Northern Health celebrates 10 years in Fort St. John

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Erica Fisher

Erica is a reporter for Moose FM and energeticcity.ca in Fort St. John, B.C. She grew up in Victoria, B.C. and received her Bachelor's Degree in Journalism from Concordia University in Montreal, Quebec.

In addition to information about Northern Health's services, there was an outdoor barbecue and cake for patients, staff and the public.

Angela De Smit, Health Service Administrator, says the day was to commemorate the anniversary of when five regional health authorities were created across B.C. Before, everything from public health to the hospital was all run separately, and now everything is run under Northern Health.

"What it means for Fort St. John is a recognition for staff and the community in terms of having all of the health services under a health authority," explains De Smit. "Now we're all under one health authority which allows us to have greater flexibility, great capacity, partnering with other organizations. It's been very positive for Fort St. John."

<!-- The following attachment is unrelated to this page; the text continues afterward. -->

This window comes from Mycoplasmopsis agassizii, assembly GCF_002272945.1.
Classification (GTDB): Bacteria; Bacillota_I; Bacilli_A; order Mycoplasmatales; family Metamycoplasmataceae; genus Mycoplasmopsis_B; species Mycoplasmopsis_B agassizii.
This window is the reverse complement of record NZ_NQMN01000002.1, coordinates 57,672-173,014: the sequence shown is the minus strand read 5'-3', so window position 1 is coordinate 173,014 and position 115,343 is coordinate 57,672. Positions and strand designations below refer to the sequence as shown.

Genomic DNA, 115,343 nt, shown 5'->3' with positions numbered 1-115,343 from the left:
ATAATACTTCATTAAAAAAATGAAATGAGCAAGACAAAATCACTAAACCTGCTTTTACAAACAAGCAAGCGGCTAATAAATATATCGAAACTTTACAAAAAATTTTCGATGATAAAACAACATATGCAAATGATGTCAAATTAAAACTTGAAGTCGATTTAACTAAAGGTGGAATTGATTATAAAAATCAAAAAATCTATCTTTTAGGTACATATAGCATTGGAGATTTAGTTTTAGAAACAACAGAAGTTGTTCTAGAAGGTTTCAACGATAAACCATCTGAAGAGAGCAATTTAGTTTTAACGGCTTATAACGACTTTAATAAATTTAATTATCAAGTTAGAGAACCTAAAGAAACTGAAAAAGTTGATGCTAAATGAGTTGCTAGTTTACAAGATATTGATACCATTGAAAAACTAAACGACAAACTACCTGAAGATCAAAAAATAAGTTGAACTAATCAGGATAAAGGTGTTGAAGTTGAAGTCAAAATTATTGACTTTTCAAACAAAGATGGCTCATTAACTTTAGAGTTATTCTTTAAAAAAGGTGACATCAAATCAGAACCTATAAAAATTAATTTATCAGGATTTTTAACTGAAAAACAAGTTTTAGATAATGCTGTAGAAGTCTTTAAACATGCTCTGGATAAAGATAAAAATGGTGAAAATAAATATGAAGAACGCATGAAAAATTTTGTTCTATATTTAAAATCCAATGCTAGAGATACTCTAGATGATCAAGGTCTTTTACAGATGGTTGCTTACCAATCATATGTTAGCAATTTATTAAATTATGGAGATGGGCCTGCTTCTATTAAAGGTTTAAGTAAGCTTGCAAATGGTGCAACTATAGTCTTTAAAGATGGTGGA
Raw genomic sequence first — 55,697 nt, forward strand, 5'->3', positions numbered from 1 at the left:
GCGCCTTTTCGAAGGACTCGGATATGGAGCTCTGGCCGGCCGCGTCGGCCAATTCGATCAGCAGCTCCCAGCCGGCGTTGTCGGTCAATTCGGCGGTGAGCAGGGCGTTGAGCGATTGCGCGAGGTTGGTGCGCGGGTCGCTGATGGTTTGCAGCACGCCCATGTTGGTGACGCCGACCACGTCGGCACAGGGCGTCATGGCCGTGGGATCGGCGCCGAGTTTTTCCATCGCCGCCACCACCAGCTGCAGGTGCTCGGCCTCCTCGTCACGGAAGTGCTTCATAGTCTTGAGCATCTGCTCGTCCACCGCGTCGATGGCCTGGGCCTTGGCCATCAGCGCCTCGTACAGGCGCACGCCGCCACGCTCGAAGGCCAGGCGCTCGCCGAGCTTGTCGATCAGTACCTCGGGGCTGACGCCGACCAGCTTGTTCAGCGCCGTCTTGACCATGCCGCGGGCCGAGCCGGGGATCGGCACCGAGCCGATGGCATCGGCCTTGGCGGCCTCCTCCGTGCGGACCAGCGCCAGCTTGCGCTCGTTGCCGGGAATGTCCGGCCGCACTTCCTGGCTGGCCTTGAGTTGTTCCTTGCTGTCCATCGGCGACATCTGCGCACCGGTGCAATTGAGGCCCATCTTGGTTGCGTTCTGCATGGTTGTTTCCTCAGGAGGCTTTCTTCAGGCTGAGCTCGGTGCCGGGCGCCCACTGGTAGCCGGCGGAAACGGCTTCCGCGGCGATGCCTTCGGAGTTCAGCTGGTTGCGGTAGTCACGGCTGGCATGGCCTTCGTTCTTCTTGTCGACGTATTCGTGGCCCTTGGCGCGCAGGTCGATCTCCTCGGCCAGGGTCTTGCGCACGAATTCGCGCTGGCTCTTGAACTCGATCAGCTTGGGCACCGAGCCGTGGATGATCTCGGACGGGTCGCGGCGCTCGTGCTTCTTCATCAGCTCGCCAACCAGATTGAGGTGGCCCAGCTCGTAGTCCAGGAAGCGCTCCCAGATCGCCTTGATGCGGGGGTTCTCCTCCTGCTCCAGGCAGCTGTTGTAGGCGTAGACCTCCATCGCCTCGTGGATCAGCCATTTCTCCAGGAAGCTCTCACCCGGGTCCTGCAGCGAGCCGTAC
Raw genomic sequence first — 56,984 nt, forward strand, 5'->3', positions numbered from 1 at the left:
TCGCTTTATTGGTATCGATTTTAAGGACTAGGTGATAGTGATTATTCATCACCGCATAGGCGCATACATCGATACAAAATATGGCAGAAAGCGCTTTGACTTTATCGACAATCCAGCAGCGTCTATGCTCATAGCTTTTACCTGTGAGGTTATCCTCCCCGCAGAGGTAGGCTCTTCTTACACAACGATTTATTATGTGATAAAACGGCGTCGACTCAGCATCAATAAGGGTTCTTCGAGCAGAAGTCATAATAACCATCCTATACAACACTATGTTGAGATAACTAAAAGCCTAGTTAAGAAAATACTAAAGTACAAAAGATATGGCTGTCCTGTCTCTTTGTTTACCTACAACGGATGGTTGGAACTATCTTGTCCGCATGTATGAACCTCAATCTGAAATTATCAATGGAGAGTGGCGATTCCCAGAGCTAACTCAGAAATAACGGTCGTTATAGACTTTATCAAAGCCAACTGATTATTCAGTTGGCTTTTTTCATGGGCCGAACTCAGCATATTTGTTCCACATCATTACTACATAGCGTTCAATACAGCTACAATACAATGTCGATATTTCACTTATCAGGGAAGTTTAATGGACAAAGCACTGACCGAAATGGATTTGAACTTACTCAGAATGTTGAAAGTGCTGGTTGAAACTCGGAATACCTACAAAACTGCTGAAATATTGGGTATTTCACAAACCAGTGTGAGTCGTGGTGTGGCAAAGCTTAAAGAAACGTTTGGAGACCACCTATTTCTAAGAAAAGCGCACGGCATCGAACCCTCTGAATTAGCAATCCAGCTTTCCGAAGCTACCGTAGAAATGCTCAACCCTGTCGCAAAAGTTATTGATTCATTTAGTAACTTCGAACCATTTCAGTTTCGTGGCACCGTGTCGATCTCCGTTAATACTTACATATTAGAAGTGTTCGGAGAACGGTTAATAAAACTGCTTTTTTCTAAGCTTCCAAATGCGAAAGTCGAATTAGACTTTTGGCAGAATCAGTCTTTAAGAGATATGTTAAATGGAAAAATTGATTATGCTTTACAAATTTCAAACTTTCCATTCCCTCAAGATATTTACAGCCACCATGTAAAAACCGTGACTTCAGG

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In addition to opening the new hospital, De Smit says one of the highlights of the past ten years has been its new staff recognition program. She says Northern Health has been able to recognize staff that have been a part of the organization for up to 40 years.

"To me that's very powerful," she says, "and it's very positive for us to appreciate staff, particularly in the north, that make it a career to be with one organization."

Looking ahead to the next ten years, De Smit says the key goal for the health authority will be continual collaboration.

"I think as we progress we need to be collaborating more," she argues. "I think that's where our next stop is in terms of how do we collaborate with external organizations to a greater degree so that we can be responsive to whatever comes our way."

That means working with organizations like the Aboriginal Health Council that's being formed, the Ministry of Children and Family, B.C. Ambulance, and looking at Northern Health's role if there were to be a health or community emergency.

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